Transistor 170 then energizes separation heater 162 at the beginning of pulse 196 in FIG. 11 resulting in the heater 162 temperature having an increasing amplitude from room temperature up to about 200 degrees C. (or other temperature of design) versus time up to about one-half of the length of pulse 196 and then to remain at that temperature for the remaining time of pulse 196. Heater 162 separates the various constituents into individual components, as described above. The separated constituents are carried downstream to detector 164 by the streaming sample fluid. Detector 164 may be a thermal conductivity detector, discharge ionization detector, or any other type of detector such as those commonly used in gas chromatography. Detector 164 may sense the concentration levels of each individual constituent component, and provides a corresponding signal to amplifier 210. Amplifier 210 may amplify the detector output signal and provide the detector output signal to a data processing unit for analysis. Heater control block 166 may provide a detector enable signal 212 to enable the detector only when the individual constituent components are present.
FIG. 12 is a basic layout of an integrated circuit that includes a concentrator, a separator, and a detector of micro gas apparatus 15. The integrated circuit may include a channel 250 that traverses back and forth across the chip as shown in FIG. 12. A first part of channel 250 has a detector 263 and number of heater elements 252 extending thereover on a support member, like support member 30 as described above. Interactive elements (not explicitly shown) are positioned in-channel 250 adjacent each of the heater elements. While only one column of heater elements 252 is shown, it is contemplated that each of the channel legs 254 a-h may have a column of heater elements 252. There may be between two and one thousand heater elements spaced along channel 250.
A second downstream portion of channel 250 has a separation heater 260 extending thereover. The separation heater helps separate the various constituents in the concentration pulses provided by the heater elements 252. Finally, a detector 264 is provided over the channel 250 downstream of the separation heater 260. The detector may sense the concentration of each of the separated constituent components provided by the separator.
Because the concentrator, separator, and detector are provided on an integrated circuit, other conventional electronic circuits can be easily integrated therewith. A phased heater control block 270 and amplifier 272 may be fabricated on the same substrate. Chemical sensors, especially chemical microsensors as described, potentially afford many attractive features such as low cost, high sensitivity, ruggedness, and very small size.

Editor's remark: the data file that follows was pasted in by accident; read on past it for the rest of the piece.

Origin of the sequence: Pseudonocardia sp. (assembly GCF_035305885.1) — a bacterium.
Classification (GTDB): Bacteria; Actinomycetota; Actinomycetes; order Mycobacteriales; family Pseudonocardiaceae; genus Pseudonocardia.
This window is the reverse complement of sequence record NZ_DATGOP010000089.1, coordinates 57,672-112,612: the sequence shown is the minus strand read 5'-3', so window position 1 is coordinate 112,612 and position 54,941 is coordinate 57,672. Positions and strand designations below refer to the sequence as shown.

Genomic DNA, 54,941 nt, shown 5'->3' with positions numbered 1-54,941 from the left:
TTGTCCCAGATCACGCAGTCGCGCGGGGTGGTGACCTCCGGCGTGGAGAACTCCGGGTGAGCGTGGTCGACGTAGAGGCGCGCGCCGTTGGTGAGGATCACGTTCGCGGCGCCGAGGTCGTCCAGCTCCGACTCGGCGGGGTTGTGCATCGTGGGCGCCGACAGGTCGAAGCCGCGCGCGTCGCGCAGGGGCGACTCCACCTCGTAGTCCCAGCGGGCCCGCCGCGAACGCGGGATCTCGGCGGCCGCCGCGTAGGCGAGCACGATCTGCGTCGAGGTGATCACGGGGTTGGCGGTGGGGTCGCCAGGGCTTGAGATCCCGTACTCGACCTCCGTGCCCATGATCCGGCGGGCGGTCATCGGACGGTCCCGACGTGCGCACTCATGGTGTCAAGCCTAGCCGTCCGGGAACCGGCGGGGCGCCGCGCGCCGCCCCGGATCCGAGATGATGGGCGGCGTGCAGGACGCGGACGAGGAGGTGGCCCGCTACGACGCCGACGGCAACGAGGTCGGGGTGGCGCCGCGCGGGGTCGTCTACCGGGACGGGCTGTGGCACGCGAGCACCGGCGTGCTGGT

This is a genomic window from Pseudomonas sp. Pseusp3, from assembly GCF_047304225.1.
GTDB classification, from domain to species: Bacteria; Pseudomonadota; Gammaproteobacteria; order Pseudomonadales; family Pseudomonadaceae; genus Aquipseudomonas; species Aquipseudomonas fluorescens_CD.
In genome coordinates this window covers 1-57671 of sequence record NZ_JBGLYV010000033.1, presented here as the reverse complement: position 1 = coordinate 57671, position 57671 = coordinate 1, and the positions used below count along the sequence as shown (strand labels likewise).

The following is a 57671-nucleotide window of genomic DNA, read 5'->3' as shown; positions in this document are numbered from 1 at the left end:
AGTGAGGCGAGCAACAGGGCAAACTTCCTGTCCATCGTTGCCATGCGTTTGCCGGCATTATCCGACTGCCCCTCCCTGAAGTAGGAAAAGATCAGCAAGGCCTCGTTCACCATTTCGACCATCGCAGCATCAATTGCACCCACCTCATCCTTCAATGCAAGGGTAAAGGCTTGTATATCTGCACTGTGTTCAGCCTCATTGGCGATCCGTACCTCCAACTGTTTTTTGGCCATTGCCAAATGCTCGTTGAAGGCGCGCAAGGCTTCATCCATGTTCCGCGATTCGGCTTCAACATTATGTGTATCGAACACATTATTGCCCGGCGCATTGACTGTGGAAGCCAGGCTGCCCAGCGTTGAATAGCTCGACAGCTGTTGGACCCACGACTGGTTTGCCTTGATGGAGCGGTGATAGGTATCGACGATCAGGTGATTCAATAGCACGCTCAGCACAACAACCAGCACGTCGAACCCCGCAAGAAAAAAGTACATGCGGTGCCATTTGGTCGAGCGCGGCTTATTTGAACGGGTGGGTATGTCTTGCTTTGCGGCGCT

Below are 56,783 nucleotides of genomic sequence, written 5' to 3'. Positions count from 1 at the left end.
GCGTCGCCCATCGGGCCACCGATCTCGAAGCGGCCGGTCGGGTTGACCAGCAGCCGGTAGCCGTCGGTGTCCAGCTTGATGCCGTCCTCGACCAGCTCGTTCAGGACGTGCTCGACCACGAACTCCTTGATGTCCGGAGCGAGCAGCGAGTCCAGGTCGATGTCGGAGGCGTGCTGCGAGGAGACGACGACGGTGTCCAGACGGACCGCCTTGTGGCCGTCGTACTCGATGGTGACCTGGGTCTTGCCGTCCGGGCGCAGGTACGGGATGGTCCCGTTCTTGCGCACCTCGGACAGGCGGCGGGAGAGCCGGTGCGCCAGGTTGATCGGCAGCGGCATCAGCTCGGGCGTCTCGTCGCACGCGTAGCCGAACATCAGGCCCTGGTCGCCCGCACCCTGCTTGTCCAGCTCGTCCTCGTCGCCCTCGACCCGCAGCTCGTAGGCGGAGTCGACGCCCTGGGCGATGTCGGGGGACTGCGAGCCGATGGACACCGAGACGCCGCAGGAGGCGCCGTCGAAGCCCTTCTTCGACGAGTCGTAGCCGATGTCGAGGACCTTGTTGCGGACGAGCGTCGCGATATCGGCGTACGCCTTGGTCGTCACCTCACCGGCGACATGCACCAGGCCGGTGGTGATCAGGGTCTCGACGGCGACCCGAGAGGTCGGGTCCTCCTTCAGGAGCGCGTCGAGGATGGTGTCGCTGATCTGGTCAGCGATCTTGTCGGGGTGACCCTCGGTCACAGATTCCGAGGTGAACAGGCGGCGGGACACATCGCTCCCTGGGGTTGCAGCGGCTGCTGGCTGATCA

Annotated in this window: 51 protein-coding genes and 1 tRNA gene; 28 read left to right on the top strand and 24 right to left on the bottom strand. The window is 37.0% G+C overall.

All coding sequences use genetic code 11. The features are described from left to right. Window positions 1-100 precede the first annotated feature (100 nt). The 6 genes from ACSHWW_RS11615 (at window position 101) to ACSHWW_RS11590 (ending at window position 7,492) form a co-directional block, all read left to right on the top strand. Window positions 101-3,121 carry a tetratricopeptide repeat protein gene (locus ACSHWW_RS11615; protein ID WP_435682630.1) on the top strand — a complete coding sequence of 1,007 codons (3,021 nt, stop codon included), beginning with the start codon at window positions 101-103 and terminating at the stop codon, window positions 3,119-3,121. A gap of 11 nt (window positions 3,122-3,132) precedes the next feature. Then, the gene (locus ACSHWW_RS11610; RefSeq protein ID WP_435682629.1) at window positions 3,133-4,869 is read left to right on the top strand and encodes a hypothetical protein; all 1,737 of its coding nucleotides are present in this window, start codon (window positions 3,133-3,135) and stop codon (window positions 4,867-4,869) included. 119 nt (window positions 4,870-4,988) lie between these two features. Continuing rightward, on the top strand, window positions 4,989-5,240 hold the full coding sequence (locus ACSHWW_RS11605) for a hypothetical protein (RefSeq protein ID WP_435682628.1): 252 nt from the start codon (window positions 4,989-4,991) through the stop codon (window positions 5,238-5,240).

Although the invention has been described with respect to at least one illustrative embodiment, many variations and modifications will become apparent to those skilled in the art upon reading the present specification. It is therefore the intention that the appended claims be interpreted as broadly as possible in view of the prior art to include all such variations and modifications.
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|U.S. Classification||73/25.01, 73/29.05, 73/25.05, 73/31.05|
|International Classification||G01N30/64, G01N1/02, G01N30/12, G01N33/22, G01N30/46, G01N30/30, G01N30/60, G01N1/24, G01N27/18, G01N35/00, G01N25/18, G01N30/88, G01N30/66, G01N33/00, G01N30/08|
|Cooperative Classification||G01N30/30, G01N30/461, G01N2001/021, G01N25/18, G01N30/6095, G01N35/00871, G01N2030/642, G01N30/08, G01N2030/3076, G01N30/468, G01N2035/00881, G01N2030/3061, G01N30/12, G01N2030/121, G01N2030/123, G01N30/66, G01N2030/8881, G01N1/24|
|European Classification||G01N1/24, G01N35/00G3L, G01N30/12, G01N30/08, G01N30/30, G01N25/18, G01N30/60M|
|May 28, 2003||AS||Assignment|
Owner name: HONEYWELL INTERNATIONAL INC., NEW JERSEY
Free format text: ASSIGNMENT OF ASSIGNORS INTEREST;ASSIGNORS:BONNE, ULRICH;BAUHAHN, PAUL;GROPPETTI, CLAUDIO A.;REEL/FRAME:014117/0379;SIGNING DATES FROM 20030123 TO 20030510